High Score Lists
High Score lists give players the chance to rank how well the current game sessions compared to previous game sessions.
The first arcade game to have High Score Lists was Asteroids. The player who achieves a high enough score compared to the other players of the same machine is allowed to enter his initials to be displayed in the High Score List.
Using the pattern
The use of High Score Lists is fairly standardized, with the main design choices being the number of Scores saved in the High Score List and how Handles are supported. Most High Score Lists make use of Handles so that the players can identify their own scores and know that other players can recognize them. Since High Score Lists typically are ordered, they need Tiebreakers or have to be explicitly designed to allow several players with Tied Results to be displayed as completely equal.
Although many High Score Lists use Scores there are other options. Gameplay Statistics (e.g. hit percentage) provide quantifiable values which can be used in place of Scores. Individual Achievements cannot be the basis of High Score Lists due to their boolean nature but collections of them can play the same role as Scores.
forced by Xbox Live & Steam
High Score Lists may be designed to remove old values after a certain time period. This can be motivated if large numbers of players use the same list, e.g. in games with global High Score Lists, since very few players will have a chance of making it into the list. Although this can seem to remove the reward for achieving the all-time best score in the game one can avoid this by having an all-time High Score List and a temporary one. For games with Buddy Lists one can also create filtered High Score Lists that only show the Scores of friends, and therefor make the ranks more personal. This is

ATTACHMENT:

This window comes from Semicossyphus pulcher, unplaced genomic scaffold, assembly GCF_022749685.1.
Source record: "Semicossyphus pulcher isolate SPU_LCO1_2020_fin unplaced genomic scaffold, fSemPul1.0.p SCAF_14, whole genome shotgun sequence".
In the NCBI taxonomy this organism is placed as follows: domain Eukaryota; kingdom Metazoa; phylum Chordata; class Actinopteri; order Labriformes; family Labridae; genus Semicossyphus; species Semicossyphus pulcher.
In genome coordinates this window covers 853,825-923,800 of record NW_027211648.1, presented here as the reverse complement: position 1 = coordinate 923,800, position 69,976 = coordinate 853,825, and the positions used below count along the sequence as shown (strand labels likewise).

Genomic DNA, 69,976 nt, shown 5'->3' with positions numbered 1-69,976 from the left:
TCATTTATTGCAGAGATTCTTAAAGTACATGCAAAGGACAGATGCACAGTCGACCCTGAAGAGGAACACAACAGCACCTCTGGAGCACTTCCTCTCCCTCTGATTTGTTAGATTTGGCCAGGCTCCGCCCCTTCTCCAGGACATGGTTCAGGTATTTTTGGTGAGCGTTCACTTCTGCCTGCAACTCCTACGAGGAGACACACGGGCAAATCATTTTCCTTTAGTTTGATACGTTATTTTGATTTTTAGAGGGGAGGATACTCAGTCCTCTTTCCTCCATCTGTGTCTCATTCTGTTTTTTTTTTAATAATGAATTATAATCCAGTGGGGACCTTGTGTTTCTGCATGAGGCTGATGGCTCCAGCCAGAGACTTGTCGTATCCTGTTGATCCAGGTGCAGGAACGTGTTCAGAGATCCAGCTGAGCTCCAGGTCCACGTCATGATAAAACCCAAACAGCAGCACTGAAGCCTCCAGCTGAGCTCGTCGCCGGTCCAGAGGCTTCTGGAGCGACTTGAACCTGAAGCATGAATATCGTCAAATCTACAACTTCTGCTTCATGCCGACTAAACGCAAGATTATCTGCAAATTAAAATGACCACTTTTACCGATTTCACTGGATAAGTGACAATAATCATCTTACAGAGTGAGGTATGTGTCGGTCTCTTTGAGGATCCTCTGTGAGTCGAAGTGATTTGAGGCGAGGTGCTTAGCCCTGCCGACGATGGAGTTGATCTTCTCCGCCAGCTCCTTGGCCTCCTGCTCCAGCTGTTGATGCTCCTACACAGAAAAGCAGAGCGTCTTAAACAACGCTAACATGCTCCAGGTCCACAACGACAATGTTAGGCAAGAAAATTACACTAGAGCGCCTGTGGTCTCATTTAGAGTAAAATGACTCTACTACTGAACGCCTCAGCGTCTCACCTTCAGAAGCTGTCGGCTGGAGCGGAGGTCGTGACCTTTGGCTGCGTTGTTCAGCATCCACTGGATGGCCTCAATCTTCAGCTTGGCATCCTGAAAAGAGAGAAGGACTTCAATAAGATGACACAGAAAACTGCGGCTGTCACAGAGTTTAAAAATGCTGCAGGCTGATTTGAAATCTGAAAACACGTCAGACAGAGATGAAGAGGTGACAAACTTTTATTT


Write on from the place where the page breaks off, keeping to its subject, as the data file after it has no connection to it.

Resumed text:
High Score Lists are typically presented outside the gameplay and game world. This does not imply that they cannot be accessible during gameplay since they can be presented in a different section of the game interface or be accessible through Option Interfaces. There are however some example of how to place High Score Lists within the game world. The use of Ghosts in racing games such as Gran Turismo 3 can be seen as a form of High Score Lists that allows players to judge their progress against other performances, as well as their own individual performances, in previous game sessions while playing the game. Another example can be found in the Facebook version of the game Icy Tower, where the highest level a players' friends have reached is indicated by placing the friends Avatars on that level in the player's game.
High Score Lists create Meta Games out of the game by using Trans-Game Information which allows players to have Player Defined Goals such as to beating their own previous score or that of a friend. This is a simply way of encouraging Game Mastery. Doing so adds [[Replayability]9 to the game, as the players have the additional goal of simply performing slightly better than in the previous game sessions. High Score Lists also introduce Competition to otherwise Single-Player Games and are also a way for players to compare and display their Social Statuses.
Potentially Conflicting With
An rewrite of the original pattern named High Score Lists in the book 'Patterns in Game Design' (Björk & Holopainen, 2004).
Björk, S. & Holopainen, J. (2004) Patterns in Game Design. Charles River Media. ISBN1-58450-354-8.